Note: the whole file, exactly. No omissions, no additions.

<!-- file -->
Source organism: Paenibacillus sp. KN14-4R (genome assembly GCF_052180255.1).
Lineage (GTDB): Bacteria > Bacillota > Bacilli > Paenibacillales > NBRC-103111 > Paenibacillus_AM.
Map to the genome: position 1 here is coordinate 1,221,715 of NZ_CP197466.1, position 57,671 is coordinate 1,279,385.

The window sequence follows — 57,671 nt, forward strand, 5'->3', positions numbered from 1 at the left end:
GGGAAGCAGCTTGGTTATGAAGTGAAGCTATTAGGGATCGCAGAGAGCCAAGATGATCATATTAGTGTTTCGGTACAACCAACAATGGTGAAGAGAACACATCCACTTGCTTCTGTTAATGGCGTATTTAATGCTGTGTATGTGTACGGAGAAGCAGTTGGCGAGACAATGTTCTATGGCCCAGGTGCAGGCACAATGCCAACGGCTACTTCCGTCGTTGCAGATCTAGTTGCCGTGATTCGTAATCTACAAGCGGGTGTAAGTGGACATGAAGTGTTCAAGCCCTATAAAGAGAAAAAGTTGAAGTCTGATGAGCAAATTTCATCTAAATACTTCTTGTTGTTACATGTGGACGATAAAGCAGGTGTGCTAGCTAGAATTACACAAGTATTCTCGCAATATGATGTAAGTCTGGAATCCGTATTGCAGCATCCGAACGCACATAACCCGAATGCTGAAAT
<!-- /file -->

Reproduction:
Source organism: Paenibacillus sp. KN14-4R (genome assembly GCF_052180255.1).
Lineage (GTDB): Bacteria > Bacillota > Bacilli > Paenibacillales > NBRC-103111 > Paenibacillus_AM.
Map to the genome: position 1 here is coordinate 1,221,715 of NZ_CP197466.1, position 57,671 is coordinate 1,279,385.

The window sequence follows — 57,671 nt, forward strand, 5'->3', positions numbered from 1 at the left end:
GGGAAGCAGCTTGGTTATGAAGTGAAGCTATTAGGGATCGCAGAGAGCCAAGATGATCATATTAGTGTTTCGGTACAACCAACAATGGTGAAGAGAACACATCCACTTGCTTCTGTTAATGGCGTATTTAATGCTGTGTATGTGTACGGAGAAGCAGTTGGCGAGACAATGTTCTATGGCCCAGGTGCAGGCACAATGCCAACGGCTACTTCCGTCGTTGCAGATCTAGTTGCCGTGATTCGTAATCTACAAGCGGGTGTAAGTGGACATGAAGTGTTCAAGCCCTATAAAGAGAAAAAGTTGAAGTCTGATGAGCAAATTTCATCTAAATACTTCTTGTTGTTACATGTGGACGATAAAGCAGGTGTGCTAGCTAGAATTACACAAGTATTCTCGCAATATGATGTAAGTCTGGAATCCGTATTGCAGCATCCGAACGCACATAACCCGAATGCTGAAAT